The impact of powder flowing properties on dosator filling system operation
Angulo Pinzon, O.A., Berry, R.J., Bradley, M.S., Farnish, R.J. and Antonijevic, M.D. (2009) The impact of powder flowing properties on dosator filling system operation. In: 2009 AAPS Annual Meeting and Exposition, 8-12 Nov 2009, Los Angeles, USA.Full text not available from this repository.
Purpose: To study the impact of powder flow properties on dosator filling systems, with particular focus on improvements in dose weight accuracy and repeatability.
Method: This study evaluates a range of critical powder flow properties such as: flow function, cohesion, wall friction, adhesion to wall surfaces, density/compressibility data, stress ratio “K” and gas permeability. The characterisations of the powders considered in this study were undertaken using an annular shear cell using a sample size of 0.5 litres. This tester also incorporated the facility to measure bed expansion during shear in addition to contraction under consolidation forces. A modified Jenike type linear wall friction tester was used to develop the failure loci for the powder sample in conjunction with multiple wall samples (representing a variety of material types and surface finishes). Measurements of the ratio of applied normal stress versus lateral stress were determined using a piece of test equipment specifically designed for the purpose.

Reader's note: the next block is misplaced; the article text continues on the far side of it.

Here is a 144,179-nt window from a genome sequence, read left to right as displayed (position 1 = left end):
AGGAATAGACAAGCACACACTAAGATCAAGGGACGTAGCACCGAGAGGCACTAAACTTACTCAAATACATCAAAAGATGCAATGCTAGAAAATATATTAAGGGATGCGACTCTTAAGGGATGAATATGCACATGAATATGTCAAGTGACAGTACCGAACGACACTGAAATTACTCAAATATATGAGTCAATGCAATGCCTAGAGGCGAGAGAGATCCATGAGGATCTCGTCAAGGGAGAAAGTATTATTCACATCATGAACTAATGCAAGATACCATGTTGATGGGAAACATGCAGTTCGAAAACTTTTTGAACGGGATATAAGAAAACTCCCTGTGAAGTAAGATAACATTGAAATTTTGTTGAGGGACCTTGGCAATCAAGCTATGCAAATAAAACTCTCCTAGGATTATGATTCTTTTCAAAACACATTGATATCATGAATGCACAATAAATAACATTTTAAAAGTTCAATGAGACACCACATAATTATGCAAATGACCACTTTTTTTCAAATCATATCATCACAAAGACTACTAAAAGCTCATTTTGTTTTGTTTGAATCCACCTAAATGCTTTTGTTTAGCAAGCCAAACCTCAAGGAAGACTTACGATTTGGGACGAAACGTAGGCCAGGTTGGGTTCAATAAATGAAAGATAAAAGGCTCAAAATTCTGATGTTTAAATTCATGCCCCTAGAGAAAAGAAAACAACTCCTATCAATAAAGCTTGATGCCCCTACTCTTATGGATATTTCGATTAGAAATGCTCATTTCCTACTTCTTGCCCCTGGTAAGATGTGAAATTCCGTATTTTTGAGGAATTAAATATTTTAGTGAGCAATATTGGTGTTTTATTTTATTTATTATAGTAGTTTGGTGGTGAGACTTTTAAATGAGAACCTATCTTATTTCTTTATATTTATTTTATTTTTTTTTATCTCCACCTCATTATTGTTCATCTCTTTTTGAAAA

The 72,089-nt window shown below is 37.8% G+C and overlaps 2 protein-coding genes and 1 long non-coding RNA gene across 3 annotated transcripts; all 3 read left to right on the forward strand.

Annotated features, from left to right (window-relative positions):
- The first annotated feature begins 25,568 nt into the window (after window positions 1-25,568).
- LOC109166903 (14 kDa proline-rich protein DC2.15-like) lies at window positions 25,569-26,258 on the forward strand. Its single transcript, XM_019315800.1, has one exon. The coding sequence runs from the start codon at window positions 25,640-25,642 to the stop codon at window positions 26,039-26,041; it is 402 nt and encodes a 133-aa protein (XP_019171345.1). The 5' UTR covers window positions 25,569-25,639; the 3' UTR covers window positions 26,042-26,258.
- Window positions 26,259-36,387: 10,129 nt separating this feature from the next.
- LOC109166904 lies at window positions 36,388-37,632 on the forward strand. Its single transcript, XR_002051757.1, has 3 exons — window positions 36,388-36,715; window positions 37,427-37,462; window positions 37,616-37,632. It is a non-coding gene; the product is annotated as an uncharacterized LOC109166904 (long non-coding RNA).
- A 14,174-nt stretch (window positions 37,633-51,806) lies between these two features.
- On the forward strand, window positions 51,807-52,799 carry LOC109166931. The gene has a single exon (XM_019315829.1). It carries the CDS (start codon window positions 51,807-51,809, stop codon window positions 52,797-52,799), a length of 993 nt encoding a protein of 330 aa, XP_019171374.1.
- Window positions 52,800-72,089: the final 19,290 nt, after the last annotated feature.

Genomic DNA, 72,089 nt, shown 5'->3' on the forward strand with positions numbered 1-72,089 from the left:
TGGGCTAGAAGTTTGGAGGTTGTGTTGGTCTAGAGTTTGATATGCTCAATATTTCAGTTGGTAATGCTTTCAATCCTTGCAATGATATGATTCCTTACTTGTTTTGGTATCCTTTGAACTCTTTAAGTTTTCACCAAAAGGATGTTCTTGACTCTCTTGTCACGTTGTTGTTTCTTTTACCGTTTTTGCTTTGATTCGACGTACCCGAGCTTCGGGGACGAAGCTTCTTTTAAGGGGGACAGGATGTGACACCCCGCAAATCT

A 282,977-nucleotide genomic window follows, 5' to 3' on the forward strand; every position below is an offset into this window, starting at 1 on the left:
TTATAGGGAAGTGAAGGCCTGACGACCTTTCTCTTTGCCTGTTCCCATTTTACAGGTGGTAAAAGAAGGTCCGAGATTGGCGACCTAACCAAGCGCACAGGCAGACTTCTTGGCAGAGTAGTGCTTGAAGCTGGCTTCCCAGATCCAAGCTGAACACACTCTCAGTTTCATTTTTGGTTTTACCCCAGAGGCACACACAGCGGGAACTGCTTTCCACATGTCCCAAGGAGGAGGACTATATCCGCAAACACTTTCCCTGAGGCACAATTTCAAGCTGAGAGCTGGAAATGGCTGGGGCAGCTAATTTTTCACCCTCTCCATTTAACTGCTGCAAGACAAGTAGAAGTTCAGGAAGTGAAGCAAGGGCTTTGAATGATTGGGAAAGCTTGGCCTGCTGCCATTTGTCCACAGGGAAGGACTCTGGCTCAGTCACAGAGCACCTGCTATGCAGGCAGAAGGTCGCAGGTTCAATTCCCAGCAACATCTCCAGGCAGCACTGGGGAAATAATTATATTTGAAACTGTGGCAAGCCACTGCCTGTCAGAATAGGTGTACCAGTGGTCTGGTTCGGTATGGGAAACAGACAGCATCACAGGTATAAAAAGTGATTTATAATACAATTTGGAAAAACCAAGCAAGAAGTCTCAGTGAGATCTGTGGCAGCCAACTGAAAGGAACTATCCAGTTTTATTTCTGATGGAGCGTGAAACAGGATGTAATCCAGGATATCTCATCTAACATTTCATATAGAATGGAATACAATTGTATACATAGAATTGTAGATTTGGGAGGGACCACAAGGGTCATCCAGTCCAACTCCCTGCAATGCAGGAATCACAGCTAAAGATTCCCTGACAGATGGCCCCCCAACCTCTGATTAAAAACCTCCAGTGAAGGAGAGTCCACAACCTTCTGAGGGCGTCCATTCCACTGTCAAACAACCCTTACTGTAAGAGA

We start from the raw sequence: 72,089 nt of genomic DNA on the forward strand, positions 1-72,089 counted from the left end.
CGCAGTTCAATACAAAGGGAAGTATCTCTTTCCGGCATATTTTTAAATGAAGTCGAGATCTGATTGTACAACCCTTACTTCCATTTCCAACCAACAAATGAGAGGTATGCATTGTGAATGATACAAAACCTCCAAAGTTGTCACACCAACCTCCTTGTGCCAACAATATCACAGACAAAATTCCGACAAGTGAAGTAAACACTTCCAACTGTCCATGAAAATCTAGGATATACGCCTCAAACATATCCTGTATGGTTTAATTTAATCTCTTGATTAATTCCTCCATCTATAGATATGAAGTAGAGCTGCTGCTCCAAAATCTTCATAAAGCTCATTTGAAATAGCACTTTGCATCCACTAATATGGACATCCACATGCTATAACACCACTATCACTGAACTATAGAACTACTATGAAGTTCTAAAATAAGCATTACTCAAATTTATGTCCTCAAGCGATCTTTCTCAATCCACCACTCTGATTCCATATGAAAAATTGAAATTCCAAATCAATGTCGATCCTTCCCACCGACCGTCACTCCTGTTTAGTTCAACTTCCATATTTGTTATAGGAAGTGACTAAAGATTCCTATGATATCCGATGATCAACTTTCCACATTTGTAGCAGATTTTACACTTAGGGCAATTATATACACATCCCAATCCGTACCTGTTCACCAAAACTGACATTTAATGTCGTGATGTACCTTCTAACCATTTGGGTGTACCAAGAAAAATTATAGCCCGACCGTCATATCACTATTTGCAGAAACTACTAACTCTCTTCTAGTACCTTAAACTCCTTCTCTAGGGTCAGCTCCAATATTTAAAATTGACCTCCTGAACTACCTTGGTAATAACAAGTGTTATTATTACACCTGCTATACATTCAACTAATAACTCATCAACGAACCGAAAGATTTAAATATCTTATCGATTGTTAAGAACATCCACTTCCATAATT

Results: The correct characterisation of powders and the incorporation of this data into the design of process equipment are recognised as critical for reliable and accurate operation. An example of one aspect of this work is the stress ratio “K”. This characteristic is not well understood or correctly interpreted in many cases – despite its importance. Fig 1 [Omitted] (illustrates a sample of test data. The slope of the line gives the stress ratio in a uniaxial compaction system – indicating the behaviour of the material under compaction during dosing processes.
Conclusions: A correct assessment of the bulk powder properties for a given formulation can allow prediction of: cavity filling behaviour (and hence dosage), efficiency of release from dosator, and strength and stability of extruded dose en route to capsule filling Influences over the effectiveness of dosator systems have been shown to be impacted upon by: bed pre-compaction history, gas permeability in the bed (with respect to local density effects), and friction effects for materials of construction for dosators
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